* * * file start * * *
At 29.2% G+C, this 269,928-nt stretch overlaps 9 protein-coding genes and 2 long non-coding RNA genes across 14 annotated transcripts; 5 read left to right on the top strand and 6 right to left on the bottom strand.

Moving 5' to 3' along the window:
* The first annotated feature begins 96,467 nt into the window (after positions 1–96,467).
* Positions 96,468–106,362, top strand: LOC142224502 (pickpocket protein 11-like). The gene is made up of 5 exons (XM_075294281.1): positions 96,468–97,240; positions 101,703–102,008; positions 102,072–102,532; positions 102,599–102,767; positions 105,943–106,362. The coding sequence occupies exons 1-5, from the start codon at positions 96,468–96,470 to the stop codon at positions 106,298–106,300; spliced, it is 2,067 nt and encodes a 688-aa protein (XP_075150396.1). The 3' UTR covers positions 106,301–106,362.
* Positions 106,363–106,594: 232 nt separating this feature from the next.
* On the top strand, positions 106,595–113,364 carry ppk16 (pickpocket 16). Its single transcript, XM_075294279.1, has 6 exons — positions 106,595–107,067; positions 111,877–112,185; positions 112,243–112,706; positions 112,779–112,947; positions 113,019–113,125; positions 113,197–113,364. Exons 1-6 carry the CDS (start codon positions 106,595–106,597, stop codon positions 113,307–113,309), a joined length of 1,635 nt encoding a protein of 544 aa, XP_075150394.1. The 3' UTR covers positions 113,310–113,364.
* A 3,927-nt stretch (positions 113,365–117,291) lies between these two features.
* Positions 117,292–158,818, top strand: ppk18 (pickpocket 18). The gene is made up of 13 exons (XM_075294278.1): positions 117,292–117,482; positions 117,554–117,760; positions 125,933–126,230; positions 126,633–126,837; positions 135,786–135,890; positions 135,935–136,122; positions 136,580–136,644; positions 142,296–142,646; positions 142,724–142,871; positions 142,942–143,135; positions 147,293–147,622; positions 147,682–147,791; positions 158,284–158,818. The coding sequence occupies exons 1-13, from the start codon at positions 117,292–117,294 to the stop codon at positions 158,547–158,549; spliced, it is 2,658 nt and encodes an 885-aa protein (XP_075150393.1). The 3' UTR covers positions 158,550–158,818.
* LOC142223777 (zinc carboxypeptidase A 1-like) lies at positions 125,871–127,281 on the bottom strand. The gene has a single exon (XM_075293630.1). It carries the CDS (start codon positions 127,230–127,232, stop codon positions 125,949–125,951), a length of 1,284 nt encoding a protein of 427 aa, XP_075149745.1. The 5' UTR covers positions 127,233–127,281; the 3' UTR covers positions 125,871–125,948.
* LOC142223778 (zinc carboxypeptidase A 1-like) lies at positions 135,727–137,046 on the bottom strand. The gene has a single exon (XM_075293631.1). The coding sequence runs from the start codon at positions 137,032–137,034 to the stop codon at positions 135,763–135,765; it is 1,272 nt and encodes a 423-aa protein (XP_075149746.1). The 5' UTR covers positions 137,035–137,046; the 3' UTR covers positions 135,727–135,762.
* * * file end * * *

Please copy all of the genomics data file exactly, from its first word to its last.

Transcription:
At 29.2% G+C, this 269,928-nt stretch overlaps 9 protein-coding genes and 2 long non-coding RNA genes across 14 annotated transcripts; 5 read left to right on the top strand and 6 right to left on the bottom strand.

Moving 5' to 3' along the window:
* The first annotated feature begins 96,467 nt into the window (after positions 1–96,467).
* Positions 96,468–106,362, top strand: LOC142224502 (pickpocket protein 11-like). The gene is made up of 5 exons (XM_075294281.1): positions 96,468–97,240; positions 101,703–102,008; positions 102,072–102,532; positions 102,599–102,767; positions 105,943–106,362. The coding sequence occupies exons 1-5, from the start codon at positions 96,468–96,470 to the stop codon at positions 106,298–106,300; spliced, it is 2,067 nt and encodes a 688-aa protein (XP_075150396.1). The 3' UTR covers positions 106,301–106,362.
* Positions 106,363–106,594: 232 nt separating this feature from the next.
* On the top strand, positions 106,595–113,364 carry ppk16 (pickpocket 16). Its single transcript, XM_075294279.1, has 6 exons — positions 106,595–107,067; positions 111,877–112,185; positions 112,243–112,706; positions 112,779–112,947; positions 113,019–113,125; positions 113,197–113,364. Exons 1-6 carry the CDS (start codon positions 106,595–106,597, stop codon positions 113,307–113,309), a joined length of 1,635 nt encoding a protein of 544 aa, XP_075150394.1. The 3' UTR covers positions 113,310–113,364.
* A 3,927-nt stretch (positions 113,365–117,291) lies between these two features.
* Positions 117,292–158,818, top strand: ppk18 (pickpocket 18). The gene is made up of 13 exons (XM_075294278.1): positions 117,292–117,482; positions 117,554–117,760; positions 125,933–126,230; positions 126,633–126,837; positions 135,786–135,890; positions 135,935–136,122; positions 136,580–136,644; positions 142,296–142,646; positions 142,724–142,871; positions 142,942–143,135; positions 147,293–147,622; positions 147,682–147,791; positions 158,284–158,818. The coding sequence occupies exons 1-13, from the start codon at positions 117,292–117,294 to the stop codon at positions 158,547–158,549; spliced, it is 2,658 nt and encodes an 885-aa protein (XP_075150393.1). The 3' UTR covers positions 158,550–158,818.
* LOC142223777 (zinc carboxypeptidase A 1-like) lies at positions 125,871–127,281 on the bottom strand. The gene has a single exon (XM_075293630.1). It carries the CDS (start codon positions 127,230–127,232, stop codon positions 125,949–125,951), a length of 1,284 nt encoding a protein of 427 aa, XP_075149745.1. The 5' UTR covers positions 127,233–127,281; the 3' UTR covers positions 125,871–125,948.
* LOC142223778 (zinc carboxypeptidase A 1-like) lies at positions 135,727–137,046 on the bottom strand. The gene has a single exon (XM_075293631.1). The coding sequence runs from the start codon at positions 137,032–137,034 to the stop codon at positions 135,763–135,765; it is 1,272 nt and encodes a 423-aa protein (XP_075149746.1). The 5' UTR covers positions 137,035–137,046; the 3' UTR covers positions 135,727–135,762.